Charles Colson Task Force on Federal Corrections (CCTF) (Washington, DC)
"The federal prison population has grown by 750 percent since 1980, resulting in rapidly increasing expenditures for incarceration and dangerous overcrowding. In response, Congress created the Charles Colson Task Force on Federal Corrections to examine trends in correctional growth and develop practical, data-driven policy responses" (p. 1). The biggest driver of this growth is the population of drug offenders doubling in the last 20 years. This increase is compounded by the length of their sentences. While the number of imprisoned drug offenders has been fairly constant, the population has increased due to these offenders serving longer statutory mandatory minimum penalties.
"After decades of unbridled growth in its prison population, the United States faces a defining moment. There is broad, bipartisan agreement that the costs of incarceration have far outweighed the benefits, and that our country has largely failed to meet the goals of a well-functioning justice system: to enhance public safety, to prevent future victimization, and to rehabilitate those who have engaged in criminal acts. Indeed, a growing body of evidence suggests that our over-reliance on incarceration may in fact undermine efforts to keep the public safe. Momentum is strong for a new direction, for a criminal justice system guided by proven, cost-effective strategies that reduce crime and restore lives. But translating this impulse for reform into lasting change is no small challenge. This report provides both an urgent call to action and a roadmap for reforming the federal prison system, which, with 197,000 people behind bars, was the largest in the nation as 2015 drew to a close. By adopting the recommendations detailed here, and committing sufficient resources to ensure their effectiveness, we can reduce the federal prison population by 60,000 people over the coming years and achieve savings of over $5 billion, allowing for reinvestment in programs proven to reduce crime. Most important, these proposed reforms and savings can be achieved through evidence-based policies that protect public safety. Such savings will not only bring fiscal responsibility to a policy area long plagued by the opposite tendency, but will also free critical funds the US Department of Justice (DOJ) needs for other priorities, such as national security, state and local law enforcement, and victim assistance. And just as critically, these reforms will make our communities safer by ensuring we send the right people to prison and that they return to society with the skills, supervision, and support they need to stay crime free" (p. ix). Sections comprising this report include: the transformation of the federal corrections system—who the U.S. Bureau of Prisons (BOP) is, federal sentencing reform in the 1980s, the abolition of parole and the increase in time served, policy changes driving BOP growth, consequences due to growth, and the new path; Recommendation 1—Reserve Prison for Those Convicted of the Most Serious Federal Crimes; Recommendation 2—Promote a Culture of Safety and Rehabilitation in Federal Facilities; Recommendation 3—Incentivize Participation in Risk-Reduction Programming; Recommendation 4—Ensure Successful Reintegration by Using Evidence-Based Practices in Supervision and Support; Recommendation 5—Enhance System Performance and Accountability through Better Coordination across Agencies and Increased Transparency; and Recommendation 6—Reinvest Savings to Support the Expansion of Necessary Programs, Supervision, and Treatment.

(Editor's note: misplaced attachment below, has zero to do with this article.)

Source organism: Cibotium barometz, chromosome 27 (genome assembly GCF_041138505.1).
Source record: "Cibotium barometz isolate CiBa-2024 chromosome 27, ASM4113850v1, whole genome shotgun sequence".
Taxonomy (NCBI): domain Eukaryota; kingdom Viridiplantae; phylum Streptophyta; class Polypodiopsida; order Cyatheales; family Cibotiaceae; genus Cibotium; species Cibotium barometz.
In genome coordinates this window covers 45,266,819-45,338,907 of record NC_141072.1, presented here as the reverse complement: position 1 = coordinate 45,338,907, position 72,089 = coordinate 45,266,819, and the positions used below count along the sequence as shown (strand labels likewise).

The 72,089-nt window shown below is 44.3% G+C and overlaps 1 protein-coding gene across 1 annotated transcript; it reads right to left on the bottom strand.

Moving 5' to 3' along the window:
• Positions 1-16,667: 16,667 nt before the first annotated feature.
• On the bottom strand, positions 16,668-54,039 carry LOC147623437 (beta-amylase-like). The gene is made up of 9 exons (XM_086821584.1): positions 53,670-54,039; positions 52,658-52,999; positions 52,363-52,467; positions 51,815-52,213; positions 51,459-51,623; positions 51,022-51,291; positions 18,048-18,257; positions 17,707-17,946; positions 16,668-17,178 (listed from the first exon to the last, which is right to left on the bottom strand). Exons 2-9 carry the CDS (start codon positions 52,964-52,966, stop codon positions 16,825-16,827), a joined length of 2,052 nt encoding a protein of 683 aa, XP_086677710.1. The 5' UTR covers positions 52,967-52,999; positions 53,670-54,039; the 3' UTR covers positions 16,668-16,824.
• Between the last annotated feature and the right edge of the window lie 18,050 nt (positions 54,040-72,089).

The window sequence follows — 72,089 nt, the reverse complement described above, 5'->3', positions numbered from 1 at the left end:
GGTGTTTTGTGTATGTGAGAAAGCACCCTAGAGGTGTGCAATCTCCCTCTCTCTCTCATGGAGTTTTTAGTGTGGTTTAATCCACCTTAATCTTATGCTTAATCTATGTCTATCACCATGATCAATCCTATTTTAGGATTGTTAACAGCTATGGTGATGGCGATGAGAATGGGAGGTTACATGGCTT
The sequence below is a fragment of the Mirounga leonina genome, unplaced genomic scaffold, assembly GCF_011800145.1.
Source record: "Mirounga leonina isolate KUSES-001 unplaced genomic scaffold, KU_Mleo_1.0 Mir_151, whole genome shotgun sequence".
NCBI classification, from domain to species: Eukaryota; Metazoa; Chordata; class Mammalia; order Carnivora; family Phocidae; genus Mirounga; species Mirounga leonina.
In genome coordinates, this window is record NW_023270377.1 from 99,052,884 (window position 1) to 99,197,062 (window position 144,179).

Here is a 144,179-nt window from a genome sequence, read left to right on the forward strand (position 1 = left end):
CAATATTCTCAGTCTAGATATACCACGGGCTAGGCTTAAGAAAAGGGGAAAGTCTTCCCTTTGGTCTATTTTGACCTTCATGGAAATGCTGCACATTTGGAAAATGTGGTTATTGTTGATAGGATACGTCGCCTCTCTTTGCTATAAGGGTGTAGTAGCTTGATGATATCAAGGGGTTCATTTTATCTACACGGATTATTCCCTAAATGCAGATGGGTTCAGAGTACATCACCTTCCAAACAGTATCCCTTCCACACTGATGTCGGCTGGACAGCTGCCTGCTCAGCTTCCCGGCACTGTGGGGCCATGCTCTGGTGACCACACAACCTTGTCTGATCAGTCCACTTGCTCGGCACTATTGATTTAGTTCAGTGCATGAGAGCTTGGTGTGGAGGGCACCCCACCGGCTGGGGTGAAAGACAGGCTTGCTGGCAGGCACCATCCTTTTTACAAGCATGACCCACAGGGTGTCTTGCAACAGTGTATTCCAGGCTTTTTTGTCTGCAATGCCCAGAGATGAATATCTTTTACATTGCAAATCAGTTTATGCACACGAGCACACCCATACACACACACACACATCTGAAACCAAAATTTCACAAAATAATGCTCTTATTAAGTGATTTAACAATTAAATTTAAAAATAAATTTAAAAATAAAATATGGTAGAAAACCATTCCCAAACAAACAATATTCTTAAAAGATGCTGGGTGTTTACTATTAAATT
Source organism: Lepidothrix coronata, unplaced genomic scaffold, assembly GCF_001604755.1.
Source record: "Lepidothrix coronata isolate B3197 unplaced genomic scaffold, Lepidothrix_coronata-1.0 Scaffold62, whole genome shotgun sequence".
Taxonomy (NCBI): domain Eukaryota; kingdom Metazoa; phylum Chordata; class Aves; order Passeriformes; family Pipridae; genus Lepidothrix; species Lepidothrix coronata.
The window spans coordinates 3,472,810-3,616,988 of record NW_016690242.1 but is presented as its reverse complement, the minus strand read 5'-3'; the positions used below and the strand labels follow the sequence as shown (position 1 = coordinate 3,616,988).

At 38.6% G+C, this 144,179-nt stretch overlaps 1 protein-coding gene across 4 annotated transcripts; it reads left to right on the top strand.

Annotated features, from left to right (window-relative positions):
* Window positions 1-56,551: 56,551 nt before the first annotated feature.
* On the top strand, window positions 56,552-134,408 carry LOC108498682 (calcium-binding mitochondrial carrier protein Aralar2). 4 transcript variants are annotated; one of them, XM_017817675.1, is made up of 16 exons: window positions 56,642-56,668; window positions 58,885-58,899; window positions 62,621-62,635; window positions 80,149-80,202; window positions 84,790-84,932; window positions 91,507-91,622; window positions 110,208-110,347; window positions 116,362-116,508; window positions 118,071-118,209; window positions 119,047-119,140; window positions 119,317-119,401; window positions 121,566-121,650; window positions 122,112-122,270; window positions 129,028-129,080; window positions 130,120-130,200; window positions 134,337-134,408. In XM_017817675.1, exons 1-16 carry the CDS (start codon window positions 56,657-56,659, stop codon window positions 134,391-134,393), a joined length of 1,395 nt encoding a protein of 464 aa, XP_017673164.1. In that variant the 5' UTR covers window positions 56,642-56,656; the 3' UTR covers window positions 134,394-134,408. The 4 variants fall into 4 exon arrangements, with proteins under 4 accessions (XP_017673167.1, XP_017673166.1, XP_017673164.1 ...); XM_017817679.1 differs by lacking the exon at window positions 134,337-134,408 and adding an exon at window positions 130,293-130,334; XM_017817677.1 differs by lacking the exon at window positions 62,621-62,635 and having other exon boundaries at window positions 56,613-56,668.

"Almost half of the 195,809 federally sentenced individuals in the Bureau of Prisons are serving time for drug trafficking offenses, but little is known about their criminal histories or the nature of their offenses. This brief examines both, finding that many people in federal prison for drug crimes have minimal or no criminal histories, and most were not convicted of violent or leading roles. Nonetheless, many serve long prison sentences due to mandatory minimum sentencing laws. Lasting reductions in the size of the federal prison population will require big cuts in length of stay for drug offenses" (home page). Sections of this brief cover: many drug offenders housed in federal prisons have little to no criminal histories; few are convicted of leading trafficking organizations or responsible for violent acts during drug trafficking crimes; long federal sentences are driven by mandatory minimums; and continued federal prison population reductions require shorter drug sentences.